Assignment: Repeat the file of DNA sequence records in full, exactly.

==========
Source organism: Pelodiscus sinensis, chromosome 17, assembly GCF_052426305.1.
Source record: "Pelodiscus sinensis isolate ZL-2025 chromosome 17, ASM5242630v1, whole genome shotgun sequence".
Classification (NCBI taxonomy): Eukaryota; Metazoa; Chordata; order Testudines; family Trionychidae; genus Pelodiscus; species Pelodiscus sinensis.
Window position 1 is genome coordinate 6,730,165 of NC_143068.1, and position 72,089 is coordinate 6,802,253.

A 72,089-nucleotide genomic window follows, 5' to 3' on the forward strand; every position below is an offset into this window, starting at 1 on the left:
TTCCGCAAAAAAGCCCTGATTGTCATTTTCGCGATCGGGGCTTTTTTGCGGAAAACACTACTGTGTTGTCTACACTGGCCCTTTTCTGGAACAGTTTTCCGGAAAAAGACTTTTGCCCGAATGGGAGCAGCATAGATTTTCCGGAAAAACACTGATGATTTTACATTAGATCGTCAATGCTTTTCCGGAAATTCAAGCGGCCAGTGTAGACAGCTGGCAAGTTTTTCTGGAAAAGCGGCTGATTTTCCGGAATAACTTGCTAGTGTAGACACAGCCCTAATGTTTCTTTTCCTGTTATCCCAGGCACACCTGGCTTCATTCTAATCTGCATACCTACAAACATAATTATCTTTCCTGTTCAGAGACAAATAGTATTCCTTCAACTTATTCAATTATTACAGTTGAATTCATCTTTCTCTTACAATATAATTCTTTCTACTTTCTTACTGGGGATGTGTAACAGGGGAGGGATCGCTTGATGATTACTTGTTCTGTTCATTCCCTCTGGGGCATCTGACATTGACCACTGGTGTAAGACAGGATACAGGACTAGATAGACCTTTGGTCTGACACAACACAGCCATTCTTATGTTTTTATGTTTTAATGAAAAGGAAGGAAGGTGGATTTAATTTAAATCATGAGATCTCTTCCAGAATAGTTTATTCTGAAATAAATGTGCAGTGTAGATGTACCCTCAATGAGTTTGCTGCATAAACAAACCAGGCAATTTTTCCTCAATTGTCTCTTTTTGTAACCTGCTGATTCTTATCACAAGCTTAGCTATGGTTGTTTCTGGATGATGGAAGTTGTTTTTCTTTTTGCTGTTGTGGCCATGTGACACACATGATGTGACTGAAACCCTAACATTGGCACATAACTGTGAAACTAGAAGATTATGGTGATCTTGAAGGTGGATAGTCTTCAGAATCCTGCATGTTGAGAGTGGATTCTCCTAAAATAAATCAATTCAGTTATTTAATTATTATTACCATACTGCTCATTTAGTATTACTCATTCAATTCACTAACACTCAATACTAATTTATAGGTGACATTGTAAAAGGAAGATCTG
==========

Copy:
Source organism: Pelodiscus sinensis, chromosome 17, assembly GCF_052426305.1.
Source record: "Pelodiscus sinensis isolate ZL-2025 chromosome 17, ASM5242630v1, whole genome shotgun sequence".
Classification (NCBI taxonomy): Eukaryota; Metazoa; Chordata; order Testudines; family Trionychidae; genus Pelodiscus; species Pelodiscus sinensis.
Window position 1 is genome coordinate 6,730,165 of NC_143068.1, and position 72,089 is coordinate 6,802,253.

A 72,089-nucleotide genomic window follows, 5' to 3' on the forward strand; every position below is an offset into this window, starting at 1 on the left:
TTCCGCAAAAAAGCCCTGATTGTCATTTTCGCGATCGGGGCTTTTTTGCGGAAAACACTACTGTGTTGTCTACACTGGCCCTTTTCTGGAACAGTTTTCCGGAAAAAGACTTTTGCCCGAATGGGAGCAGCATAGATTTTCCGGAAAAACACTGATGATTTTACATTAGATCGTCAATGCTTTTCCGGAAATTCAAGCGGCCAGTGTAGACAGCTGGCAAGTTTTTCTGGAAAAGCGGCTGATTTTCCGGAATAACTTGCTAGTGTAGACACAGCCCTAATGTTTCTTTTCCTGTTATCCCAGGCACACCTGGCTTCATTCTAATCTGCATACCTACAAACATAATTATCTTTCCTGTTCAGAGACAAATAGTATTCCTTCAACTTATTCAATTATTACAGTTGAATTCATCTTTCTCTTACAATATAATTCTTTCTACTTTCTTACTGGGGATGTGTAACAGGGGAGGGATCGCTTGATGATTACTTGTTCTGTTCATTCCCTCTGGGGCATCTGACATTGACCACTGGTGTAAGACAGGATACAGGACTAGATAGACCTTTGGTCTGACACAACACAGCCATTCTTATGTTTTTATGTTTTAATGAAAAGGAAGGAAGGTGGATTTAATTTAAATCATGAGATCTCTTCCAGAATAGTTTATTCTGAAATAAATGTGCAGTGTAGATGTACCCTCAATGAGTTTGCTGCATAAACAAACCAGGCAATTTTTCCTCAATTGTCTCTTTTTGTAACCTGCTGATTCTTATCACAAGCTTAGCTATGGTTGTTTCTGGATGATGGAAGTTGTTTTTCTTTTTGCTGTTGTGGCCATGTGACACACATGATGTGACTGAAACCCTAACATTGGCACATAACTGTGAAACTAGAAGATTATGGTGATCTTGAAGGTGGATAGTCTTCAGAATCCTGCATGTTGAGAGTGGATTCTCCTAAAATAAATCAATTCAGTTATTTAATTATTATTACCATACTGCTCATTTAGTATTACTCATTCAATTCACTAACACTCAATACTAATTTATAGGTGACATTGTAAAAGGAAGATCTG